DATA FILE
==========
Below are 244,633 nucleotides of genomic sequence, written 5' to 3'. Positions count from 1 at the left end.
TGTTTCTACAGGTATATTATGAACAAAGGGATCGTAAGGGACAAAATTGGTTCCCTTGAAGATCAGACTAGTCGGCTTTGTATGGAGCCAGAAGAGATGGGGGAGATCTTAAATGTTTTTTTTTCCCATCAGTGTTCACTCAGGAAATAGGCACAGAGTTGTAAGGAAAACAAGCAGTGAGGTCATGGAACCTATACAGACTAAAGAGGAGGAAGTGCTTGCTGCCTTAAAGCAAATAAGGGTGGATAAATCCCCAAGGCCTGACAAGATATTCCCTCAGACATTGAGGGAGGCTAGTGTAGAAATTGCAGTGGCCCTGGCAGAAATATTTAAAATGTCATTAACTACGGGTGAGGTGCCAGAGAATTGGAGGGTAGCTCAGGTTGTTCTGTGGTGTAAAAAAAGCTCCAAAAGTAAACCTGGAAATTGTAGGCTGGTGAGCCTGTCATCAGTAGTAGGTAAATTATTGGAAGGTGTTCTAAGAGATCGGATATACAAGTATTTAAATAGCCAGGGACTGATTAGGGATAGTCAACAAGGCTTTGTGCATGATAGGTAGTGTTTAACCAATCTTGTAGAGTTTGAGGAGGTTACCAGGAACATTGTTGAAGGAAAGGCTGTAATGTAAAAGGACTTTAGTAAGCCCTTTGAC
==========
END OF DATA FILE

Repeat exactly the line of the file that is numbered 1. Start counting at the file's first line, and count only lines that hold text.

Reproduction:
Below are 244,633 nucleotides of genomic sequence, written 5' to 3'. Positions count from 1 at the left end.